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Darren Tucker dtucker at
Sat Apr 8 12:46:08 EST 2006

Humphreys, James wrote:
> Now, my understanding, which may be flawed, is that SSH and SSL
> use the same crypto library.

No.  One SSH implementation (OpenSSH) happens to use the crypto library
from an SSL implementation (OpenSSL).  There's no requirement for this
to be so, and many other SSH implementations either have their own
crypto code or use something else.

> SSLv3 support both the SSL and
> newer TLS CipherSuite which are required for FIPS-140 and DISA
> certification.  This leads to my real question of whether SSH is
> DISA / FIPS-140 compliant and, if so, how is that achieved.

I don't know about DISA, but as far as FIPS-140 goes a given SSH
implementation might be, but AFAIK OpenSSH isn't.  There was apparently
some work toward FIPS-140 certification (see the list archives) but I
don't know if anything ever came from that.

I believe one sticking point would be the use of MD5 for key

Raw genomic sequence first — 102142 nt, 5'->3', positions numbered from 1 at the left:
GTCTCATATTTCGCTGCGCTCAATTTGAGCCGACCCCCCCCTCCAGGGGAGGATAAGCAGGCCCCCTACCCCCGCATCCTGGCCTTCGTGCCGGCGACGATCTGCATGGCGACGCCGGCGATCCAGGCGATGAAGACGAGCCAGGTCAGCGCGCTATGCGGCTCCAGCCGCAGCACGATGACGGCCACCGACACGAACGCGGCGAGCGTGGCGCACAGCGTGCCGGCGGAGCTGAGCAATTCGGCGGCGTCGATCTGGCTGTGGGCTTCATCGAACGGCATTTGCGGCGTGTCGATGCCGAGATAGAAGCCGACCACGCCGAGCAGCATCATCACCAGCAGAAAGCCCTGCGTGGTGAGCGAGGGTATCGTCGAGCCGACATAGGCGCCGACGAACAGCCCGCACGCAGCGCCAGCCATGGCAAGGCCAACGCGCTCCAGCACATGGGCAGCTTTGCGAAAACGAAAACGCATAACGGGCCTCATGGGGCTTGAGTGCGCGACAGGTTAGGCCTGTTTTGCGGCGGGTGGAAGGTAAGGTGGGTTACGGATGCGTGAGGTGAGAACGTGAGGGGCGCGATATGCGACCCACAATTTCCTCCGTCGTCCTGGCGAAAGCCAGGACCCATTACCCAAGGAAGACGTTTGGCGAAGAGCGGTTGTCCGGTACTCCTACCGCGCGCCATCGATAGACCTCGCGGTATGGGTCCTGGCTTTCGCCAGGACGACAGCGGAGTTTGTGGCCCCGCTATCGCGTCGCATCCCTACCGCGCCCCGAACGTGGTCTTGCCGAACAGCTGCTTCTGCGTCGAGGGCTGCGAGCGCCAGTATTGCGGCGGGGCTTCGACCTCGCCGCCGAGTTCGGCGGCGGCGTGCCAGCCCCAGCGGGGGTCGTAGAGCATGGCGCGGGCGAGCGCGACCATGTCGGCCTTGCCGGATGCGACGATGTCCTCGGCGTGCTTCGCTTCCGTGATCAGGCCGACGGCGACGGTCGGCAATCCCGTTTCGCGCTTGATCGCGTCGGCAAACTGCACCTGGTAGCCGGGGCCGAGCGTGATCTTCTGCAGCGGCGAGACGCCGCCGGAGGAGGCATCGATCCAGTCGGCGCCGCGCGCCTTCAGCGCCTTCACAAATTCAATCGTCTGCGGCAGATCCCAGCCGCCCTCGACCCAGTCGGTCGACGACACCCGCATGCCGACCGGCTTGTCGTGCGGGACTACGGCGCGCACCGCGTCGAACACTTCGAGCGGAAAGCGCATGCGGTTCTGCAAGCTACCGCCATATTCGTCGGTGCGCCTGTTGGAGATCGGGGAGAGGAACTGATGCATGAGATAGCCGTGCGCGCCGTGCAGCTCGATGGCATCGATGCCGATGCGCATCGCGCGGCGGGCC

fingerprints since MD5 isn't permitted by FIPS.  Another is that OpenSSH
has some of its own crypto code (eg rijndael/aes for older platforms),
which I imagine would have to be either disabled or certified.

> Looking at the SSH Algorithm Negotiation message, it appears
> that there isn't any field in the message that specifies how the
> shared symmetric encryption key is generated.   Looking at
> ssh_config(5), I can see where and how the supported ciphers are
> specified.

As far as I know, no permitted algorithms are specified by FIPS-140-2
for session key negotiation are permitted at all.

> But there is no place in the negotiation message
> where the shared key generation mechanism is specified.   So if I
> configure sshd to support, say 3des-cbc, how does the daemon know
> which mechanism to use to generate the shared symmetric key for
> the session.

In OpenSSH, the shared session key is always negotiated via
Diffie-Hellman.  The protocol could support others (and in fact RFC4432
specifies one based on RSA), but OpenSSH doesn't.

If you run "ssh -vvv yourserver" you will see something like this (all
on one line):

debug2: kex_parse_kexinit: diffie-hellman-group-exchange-sha256,

The first two methods use random DH groups from the set in the "moduli"
file on the server, using SHA256 or SHA1 hashes respectively.  The
latter two use fixed DH groups specified in the SSH RFCs (which happen
to be a subset of the ones supported by IKE).

Darren Tucker (dtucker at
GPG key 8FF4FA69 / D9A3 86E9 7EEE AF4B B2D4  37C9 C982 80C7 8FF4 FA69
    Good judgement comes with experience. Unfortunately, the experience
usually comes from bad judgement.

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